We just finished the first week of homeschooling. IT has been a tough one. Not because it's hard to homeschool. No, I think it's probably easier to teach a child one-on-one about concepts like addition and geography and language arts, than it is to teach them not to lie, not to tease their sister, and to pick up all their toys.
The problem is the schedule. With this homeschooling, it's all day non-stop. I'm never not doing something. There's no kick-back-relax time until the kids are stowed away in their little bunk beds. And even then, my baby has been going strong lately, until around 9:30, and I'm so exhausted at that point that I fall asleep in the middle of whatever movie or discussion or whatever "us time" that skywalker and I attempt after they are asleep. I have been thrilled to get to know the other homeschooling moms in the area, and to realize that we CAN get everything school-related done by noon, and have the rest of the day for Emma to play or do whatever she wants. She likes this I think. She misses her friends, but her friends aren't really from school anyway. She's got one best friend who lives a few miles away, some friends in the ward, and she play with her little sister (when she's not teasing her mercilessly.) And then there's the homeschooling group that she's getting to know better, too. We had a rousing activity at a certain local beach, and she loved it, right up until the part where she lost her bracelet in the water. We came home in tears. Sigh.
I have just been feeling so washed out and unmotivated this weekend. I keep thinking, why am I doing this? Why??
I went to church today at 11:00, with family in tow. We got there and suddenly realized, our church starts at 1:00! I nearly crumpled right there on the foyer. We went back home, put the kiddoes down for a nap. And then I slept until 1:20. WE got there late, and spent the half of sacrament meeting that we made it there for, in the foyer, with the toddler running around screaming, the baby demanding to be nursed every thirty minutes, and the six year old doing her best to slyly egg the toddler on in her misbehavior. I thought to myself, no way. This is not going to work. Not unless I can find a really good motivation... to be this tired.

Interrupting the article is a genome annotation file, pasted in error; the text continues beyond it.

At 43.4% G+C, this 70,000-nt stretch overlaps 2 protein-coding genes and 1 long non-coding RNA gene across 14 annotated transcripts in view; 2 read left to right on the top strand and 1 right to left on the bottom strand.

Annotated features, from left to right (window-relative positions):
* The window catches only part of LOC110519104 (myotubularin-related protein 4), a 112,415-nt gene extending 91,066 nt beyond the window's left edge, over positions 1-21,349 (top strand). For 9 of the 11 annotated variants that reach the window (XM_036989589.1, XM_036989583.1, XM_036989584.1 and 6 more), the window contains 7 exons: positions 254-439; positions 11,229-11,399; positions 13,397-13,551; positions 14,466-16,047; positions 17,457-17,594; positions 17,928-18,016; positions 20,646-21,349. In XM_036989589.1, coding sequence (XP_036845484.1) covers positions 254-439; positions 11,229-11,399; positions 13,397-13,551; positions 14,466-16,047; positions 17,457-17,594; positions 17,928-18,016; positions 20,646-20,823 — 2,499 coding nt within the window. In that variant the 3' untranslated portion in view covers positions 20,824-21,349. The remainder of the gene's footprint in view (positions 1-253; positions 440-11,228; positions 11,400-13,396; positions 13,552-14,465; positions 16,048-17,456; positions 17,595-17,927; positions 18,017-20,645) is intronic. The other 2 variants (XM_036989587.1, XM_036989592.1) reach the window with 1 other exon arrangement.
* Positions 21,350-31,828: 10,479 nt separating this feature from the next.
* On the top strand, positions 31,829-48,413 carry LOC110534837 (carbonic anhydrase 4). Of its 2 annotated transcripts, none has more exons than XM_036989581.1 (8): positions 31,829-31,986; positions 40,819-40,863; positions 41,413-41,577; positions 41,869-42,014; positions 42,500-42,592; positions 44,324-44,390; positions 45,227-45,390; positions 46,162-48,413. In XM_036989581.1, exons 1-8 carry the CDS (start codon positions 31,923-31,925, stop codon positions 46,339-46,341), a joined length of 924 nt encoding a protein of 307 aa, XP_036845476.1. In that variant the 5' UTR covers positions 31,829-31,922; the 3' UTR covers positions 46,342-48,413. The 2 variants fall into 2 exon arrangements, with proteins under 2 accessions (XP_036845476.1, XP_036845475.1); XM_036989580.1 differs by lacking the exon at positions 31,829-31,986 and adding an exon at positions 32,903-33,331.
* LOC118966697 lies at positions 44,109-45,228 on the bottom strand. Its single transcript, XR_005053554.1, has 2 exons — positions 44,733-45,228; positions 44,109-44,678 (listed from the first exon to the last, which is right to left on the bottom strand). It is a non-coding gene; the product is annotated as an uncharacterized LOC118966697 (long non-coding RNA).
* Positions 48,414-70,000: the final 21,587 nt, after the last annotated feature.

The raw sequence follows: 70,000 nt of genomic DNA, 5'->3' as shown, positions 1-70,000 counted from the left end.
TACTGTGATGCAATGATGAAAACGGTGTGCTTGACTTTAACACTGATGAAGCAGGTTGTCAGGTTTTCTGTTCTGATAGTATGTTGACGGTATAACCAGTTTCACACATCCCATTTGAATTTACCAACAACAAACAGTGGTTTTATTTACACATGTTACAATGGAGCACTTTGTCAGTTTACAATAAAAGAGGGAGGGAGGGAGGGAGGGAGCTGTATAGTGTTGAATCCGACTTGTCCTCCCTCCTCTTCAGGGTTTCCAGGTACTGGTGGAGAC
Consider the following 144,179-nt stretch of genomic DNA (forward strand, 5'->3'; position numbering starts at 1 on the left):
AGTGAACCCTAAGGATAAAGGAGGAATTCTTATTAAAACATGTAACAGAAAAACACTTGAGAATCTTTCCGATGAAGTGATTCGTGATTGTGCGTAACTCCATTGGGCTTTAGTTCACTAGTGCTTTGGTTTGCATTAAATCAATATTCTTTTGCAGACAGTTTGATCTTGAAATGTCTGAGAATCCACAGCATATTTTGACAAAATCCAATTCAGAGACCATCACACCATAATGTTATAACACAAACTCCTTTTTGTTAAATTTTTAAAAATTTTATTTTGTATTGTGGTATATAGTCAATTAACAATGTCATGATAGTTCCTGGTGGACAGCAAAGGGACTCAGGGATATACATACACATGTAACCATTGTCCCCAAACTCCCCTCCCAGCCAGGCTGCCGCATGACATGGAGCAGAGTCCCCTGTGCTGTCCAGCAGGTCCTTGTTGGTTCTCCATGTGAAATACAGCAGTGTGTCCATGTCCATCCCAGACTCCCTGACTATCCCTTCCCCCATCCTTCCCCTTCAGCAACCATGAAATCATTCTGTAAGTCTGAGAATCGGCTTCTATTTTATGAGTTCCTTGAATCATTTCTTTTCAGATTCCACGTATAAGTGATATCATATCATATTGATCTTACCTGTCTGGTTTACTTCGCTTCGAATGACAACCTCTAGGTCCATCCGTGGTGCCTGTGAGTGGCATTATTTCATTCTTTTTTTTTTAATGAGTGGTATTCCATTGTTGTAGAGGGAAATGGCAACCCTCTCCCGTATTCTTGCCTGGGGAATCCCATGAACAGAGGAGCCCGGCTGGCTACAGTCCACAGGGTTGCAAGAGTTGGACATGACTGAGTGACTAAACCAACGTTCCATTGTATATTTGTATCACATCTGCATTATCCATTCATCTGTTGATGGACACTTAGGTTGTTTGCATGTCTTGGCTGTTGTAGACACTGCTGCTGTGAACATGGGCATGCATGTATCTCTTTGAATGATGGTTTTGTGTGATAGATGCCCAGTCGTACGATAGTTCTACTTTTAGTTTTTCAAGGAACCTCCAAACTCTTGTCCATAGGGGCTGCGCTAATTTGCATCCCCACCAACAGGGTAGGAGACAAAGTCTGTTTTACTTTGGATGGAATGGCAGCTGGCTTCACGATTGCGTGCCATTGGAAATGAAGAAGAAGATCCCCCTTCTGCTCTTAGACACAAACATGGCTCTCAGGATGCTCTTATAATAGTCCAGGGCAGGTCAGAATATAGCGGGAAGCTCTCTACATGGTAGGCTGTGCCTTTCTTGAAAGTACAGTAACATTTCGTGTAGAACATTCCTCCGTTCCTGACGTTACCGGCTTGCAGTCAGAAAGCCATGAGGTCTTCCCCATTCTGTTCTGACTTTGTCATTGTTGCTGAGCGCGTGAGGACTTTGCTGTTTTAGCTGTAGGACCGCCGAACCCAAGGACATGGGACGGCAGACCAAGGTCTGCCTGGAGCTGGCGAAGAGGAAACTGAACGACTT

Today in Sunday school, we watched a video (it was joint Sunday school the third hour) that the county put out. About prescription drug addiction. I perked right up. I love the topic of addiction. Not love it, as in, I like addiction. But it is something I'm passionate about. There was such a good message in this video: addiction is a disease. Treat addicts with compassion and support. Reach out to them. Take prescriptions carefully. Throw out the ones you're finished with so that you don't tempt others (including your kids) into abuse.
And it was interesting. As soon as I was willing to listen, the Spirit flooded into my heart and gave me the message He was probably waiting to give me all week. One of the commenters, an adolescent addiction specialist, talked about why children have addictions. She said that kids are under a lot of stress once they start school. They worry a whole lot. They worry about flunking out. They worry and worry and worry about their grades (or they decide not to worry, because it's too much for them). They worry about "fitting in" to a particular group.
It evoked memories I had forgotten, of my own childhood, my own school experiences. I was so stressed about school. I was. All the time. I got so scared, I screwed up. I would accidentally forget stuff. I would second guess my test answers. I didn't do very well. I realize, looking back, that this was why... I had a pathological fear of failure.
I also thought about my own peer situation. I was not the kind of girl that bends to peer pressure. The group of kids I went to school with were into drugs, or cheerleaders. So I had a group of two other friends. Everyone made fun of me for whatever reason they could find. I had one boy tell me once that I was a "dog" and he'd never date me. (I didn't invite the refusal.)
Is this the way a kid, with the moxy and the wherewithal to resist peer pressure, should be made to feel about her social abilities, about herself?
A resounding no.
I suddenly realized that I am homeschooling because I think that my kids deserve for me to be their teachers, they deserve for me to nurture their learning in a kind, loving, individual-centered way, and not the cold, dry system of testing and textbook regurgitation that we currently have.
Until my kids have the emotional maturity to handle the stress of the world, unfiltered and unsoftened by my influence, I'm not sending them out there alone to sink or swim. I plan on sending them out there before they leave home, yes. They need to have the skills to survive before they're away from my guidance and influence.
But six years old is not the age for that. Seven isn't. Eight isn't. Thirteen isn't, either. This I felt, powerfully, as I sat in that classroom. I'm so grateful that my husband feels passionately about homeschooling, and got me to look into it, to try it, because now that I am open to it and really understand why I'm doing it, I realize that I wouldn't be happy any other way.
Still, I could use your prayers for the next little while (if only for my children's' sake... a sane mom is a much nicer mom.)
Thanks for listening.